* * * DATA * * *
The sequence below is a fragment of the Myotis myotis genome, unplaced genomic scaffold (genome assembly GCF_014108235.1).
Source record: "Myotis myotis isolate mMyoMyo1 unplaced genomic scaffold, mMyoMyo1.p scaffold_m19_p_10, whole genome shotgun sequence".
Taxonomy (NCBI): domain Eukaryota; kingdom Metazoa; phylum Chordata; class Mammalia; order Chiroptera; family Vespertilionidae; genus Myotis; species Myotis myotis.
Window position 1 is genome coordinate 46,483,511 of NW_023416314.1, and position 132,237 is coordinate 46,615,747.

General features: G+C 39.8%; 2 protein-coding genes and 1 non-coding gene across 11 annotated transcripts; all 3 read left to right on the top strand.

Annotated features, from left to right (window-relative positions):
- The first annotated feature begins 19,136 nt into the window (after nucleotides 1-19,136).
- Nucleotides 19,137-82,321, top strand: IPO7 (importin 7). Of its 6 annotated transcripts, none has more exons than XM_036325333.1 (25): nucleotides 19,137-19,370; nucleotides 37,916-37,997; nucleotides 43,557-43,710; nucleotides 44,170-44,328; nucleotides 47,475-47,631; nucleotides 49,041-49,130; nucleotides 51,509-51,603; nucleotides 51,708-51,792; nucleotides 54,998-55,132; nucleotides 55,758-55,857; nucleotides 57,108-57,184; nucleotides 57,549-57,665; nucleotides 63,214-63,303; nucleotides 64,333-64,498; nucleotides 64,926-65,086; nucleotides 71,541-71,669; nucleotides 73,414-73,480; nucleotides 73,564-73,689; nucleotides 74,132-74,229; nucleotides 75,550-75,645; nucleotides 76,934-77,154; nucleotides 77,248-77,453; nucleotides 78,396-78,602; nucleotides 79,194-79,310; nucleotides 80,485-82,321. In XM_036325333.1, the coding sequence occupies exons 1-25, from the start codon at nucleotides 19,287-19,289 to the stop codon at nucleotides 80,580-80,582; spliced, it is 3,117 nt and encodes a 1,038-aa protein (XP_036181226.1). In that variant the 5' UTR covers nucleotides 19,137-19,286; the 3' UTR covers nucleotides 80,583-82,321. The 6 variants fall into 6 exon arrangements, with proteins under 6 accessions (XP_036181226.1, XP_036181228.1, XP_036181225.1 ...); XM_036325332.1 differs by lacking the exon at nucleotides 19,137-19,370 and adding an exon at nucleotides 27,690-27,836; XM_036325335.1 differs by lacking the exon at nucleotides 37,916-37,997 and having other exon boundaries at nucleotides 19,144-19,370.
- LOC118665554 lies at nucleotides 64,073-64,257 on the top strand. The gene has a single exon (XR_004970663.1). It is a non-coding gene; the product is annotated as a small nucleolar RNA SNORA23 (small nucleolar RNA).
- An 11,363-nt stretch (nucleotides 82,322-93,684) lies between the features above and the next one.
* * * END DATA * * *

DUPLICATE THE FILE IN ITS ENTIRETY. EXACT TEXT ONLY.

The sequence below is a fragment of the Myotis myotis genome, unplaced genomic scaffold (genome assembly GCF_014108235.1).
Source record: "Myotis myotis isolate mMyoMyo1 unplaced genomic scaffold, mMyoMyo1.p scaffold_m19_p_10, whole genome shotgun sequence".
Taxonomy (NCBI): domain Eukaryota; kingdom Metazoa; phylum Chordata; class Mammalia; order Chiroptera; family Vespertilionidae; genus Myotis; species Myotis myotis.
Window position 1 is genome coordinate 46,483,511 of NW_023416314.1, and position 132,237 is coordinate 46,615,747.

General features: G+C 39.8%; 2 protein-coding genes and 1 non-coding gene across 11 annotated transcripts; all 3 read left to right on the top strand.

Annotated features, from left to right (window-relative positions):
- The first annotated feature begins 19,136 nt into the window (after nucleotides 1-19,136).
- Nucleotides 19,137-82,321, top strand: IPO7 (importin 7). Of its 6 annotated transcripts, none has more exons than XM_036325333.1 (25): nucleotides 19,137-19,370; nucleotides 37,916-37,997; nucleotides 43,557-43,710; nucleotides 44,170-44,328; nucleotides 47,475-47,631; nucleotides 49,041-49,130; nucleotides 51,509-51,603; nucleotides 51,708-51,792; nucleotides 54,998-55,132; nucleotides 55,758-55,857; nucleotides 57,108-57,184; nucleotides 57,549-57,665; nucleotides 63,214-63,303; nucleotides 64,333-64,498; nucleotides 64,926-65,086; nucleotides 71,541-71,669; nucleotides 73,414-73,480; nucleotides 73,564-73,689; nucleotides 74,132-74,229; nucleotides 75,550-75,645; nucleotides 76,934-77,154; nucleotides 77,248-77,453; nucleotides 78,396-78,602; nucleotides 79,194-79,310; nucleotides 80,485-82,321. In XM_036325333.1, the coding sequence occupies exons 1-25, from the start codon at nucleotides 19,287-19,289 to the stop codon at nucleotides 80,580-80,582; spliced, it is 3,117 nt and encodes a 1,038-aa protein (XP_036181226.1). In that variant the 5' UTR covers nucleotides 19,137-19,286; the 3' UTR covers nucleotides 80,583-82,321. The 6 variants fall into 6 exon arrangements, with proteins under 6 accessions (XP_036181226.1, XP_036181228.1, XP_036181225.1 ...); XM_036325332.1 differs by lacking the exon at nucleotides 19,137-19,370 and adding an exon at nucleotides 27,690-27,836; XM_036325335.1 differs by lacking the exon at nucleotides 37,916-37,997 and having other exon boundaries at nucleotides 19,144-19,370.
- LOC118665554 lies at nucleotides 64,073-64,257 on the top strand. The gene has a single exon (XR_004970663.1). It is a non-coding gene; the product is annotated as a small nucleolar RNA SNORA23 (small nucleolar RNA).
- An 11,363-nt stretch (nucleotides 82,322-93,684) lies between the features above and the next one.